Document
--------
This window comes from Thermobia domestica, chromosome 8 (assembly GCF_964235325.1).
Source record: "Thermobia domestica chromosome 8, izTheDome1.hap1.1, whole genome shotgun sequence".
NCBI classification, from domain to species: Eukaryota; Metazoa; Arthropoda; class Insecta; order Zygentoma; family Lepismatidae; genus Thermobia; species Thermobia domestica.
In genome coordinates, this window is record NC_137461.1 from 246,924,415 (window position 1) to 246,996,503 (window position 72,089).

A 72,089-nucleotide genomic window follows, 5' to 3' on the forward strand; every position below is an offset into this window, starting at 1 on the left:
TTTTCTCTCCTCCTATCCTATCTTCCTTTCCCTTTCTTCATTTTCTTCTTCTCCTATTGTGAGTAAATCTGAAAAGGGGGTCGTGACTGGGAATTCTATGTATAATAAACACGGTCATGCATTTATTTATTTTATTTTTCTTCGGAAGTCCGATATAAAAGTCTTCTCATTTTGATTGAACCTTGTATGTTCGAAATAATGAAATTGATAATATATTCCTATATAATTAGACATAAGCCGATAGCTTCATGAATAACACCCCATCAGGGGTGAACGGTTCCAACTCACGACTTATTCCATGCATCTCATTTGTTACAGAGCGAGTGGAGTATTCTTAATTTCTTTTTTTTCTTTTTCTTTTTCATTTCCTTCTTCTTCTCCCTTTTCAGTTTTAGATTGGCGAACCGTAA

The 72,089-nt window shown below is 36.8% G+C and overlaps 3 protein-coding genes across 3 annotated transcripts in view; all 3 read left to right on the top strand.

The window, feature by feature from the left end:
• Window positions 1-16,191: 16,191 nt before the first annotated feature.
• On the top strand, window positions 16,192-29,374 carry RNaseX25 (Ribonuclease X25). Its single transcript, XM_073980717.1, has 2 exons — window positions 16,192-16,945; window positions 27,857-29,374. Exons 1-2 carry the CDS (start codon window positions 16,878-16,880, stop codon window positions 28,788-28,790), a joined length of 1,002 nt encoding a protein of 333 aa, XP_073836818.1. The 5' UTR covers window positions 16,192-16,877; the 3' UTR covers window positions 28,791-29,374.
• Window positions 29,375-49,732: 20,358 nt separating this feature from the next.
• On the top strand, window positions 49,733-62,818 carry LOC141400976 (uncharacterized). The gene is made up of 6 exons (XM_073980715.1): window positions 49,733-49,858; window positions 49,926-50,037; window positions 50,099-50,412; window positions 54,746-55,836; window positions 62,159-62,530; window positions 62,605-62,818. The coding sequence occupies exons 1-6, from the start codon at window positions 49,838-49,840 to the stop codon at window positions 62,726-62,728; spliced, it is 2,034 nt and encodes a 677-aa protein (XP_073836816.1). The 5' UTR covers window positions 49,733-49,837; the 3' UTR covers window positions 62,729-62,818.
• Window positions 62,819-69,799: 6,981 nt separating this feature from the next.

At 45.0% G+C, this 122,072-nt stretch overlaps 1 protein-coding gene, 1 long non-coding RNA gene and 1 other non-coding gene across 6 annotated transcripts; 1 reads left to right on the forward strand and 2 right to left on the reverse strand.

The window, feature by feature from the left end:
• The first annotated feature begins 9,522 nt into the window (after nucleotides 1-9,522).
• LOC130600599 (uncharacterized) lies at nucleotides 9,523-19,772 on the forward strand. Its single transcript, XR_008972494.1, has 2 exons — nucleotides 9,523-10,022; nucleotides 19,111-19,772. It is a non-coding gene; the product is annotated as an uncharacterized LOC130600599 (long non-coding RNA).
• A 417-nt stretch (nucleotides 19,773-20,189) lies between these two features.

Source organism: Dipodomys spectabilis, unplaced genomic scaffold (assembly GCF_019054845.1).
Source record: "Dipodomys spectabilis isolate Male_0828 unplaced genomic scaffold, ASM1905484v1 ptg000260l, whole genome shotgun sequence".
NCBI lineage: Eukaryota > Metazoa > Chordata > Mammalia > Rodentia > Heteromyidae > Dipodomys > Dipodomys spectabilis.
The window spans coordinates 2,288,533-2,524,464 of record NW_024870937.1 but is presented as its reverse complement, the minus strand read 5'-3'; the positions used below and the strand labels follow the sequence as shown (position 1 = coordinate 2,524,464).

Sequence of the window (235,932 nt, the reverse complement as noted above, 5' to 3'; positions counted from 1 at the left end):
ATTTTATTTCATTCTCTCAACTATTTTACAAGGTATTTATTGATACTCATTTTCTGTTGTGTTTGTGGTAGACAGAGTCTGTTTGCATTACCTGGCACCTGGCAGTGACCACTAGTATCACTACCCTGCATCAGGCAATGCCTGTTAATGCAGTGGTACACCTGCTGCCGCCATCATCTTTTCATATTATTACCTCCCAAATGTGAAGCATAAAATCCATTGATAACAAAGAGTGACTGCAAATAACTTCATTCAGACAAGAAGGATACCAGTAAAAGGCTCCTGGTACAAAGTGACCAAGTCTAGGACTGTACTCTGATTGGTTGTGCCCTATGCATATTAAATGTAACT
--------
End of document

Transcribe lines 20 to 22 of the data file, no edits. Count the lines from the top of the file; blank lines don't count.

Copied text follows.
Source record: "Dipodomys spectabilis isolate Male_0828 unplaced genomic scaffold, ASM1905484v1 ptg000260l, whole genome shotgun sequence".
NCBI lineage: Eukaryota > Metazoa > Chordata > Mammalia > Rodentia > Heteromyidae > Dipodomys > Dipodomys spectabilis.
The window spans coordinates 2,288,533-2,524,464 of record NW_024870937.1 but is presented as its reverse complement, the minus strand read 5'-3'; the positions used below and the strand labels follow the sequence as shown (position 1 = coordinate 2,524,464).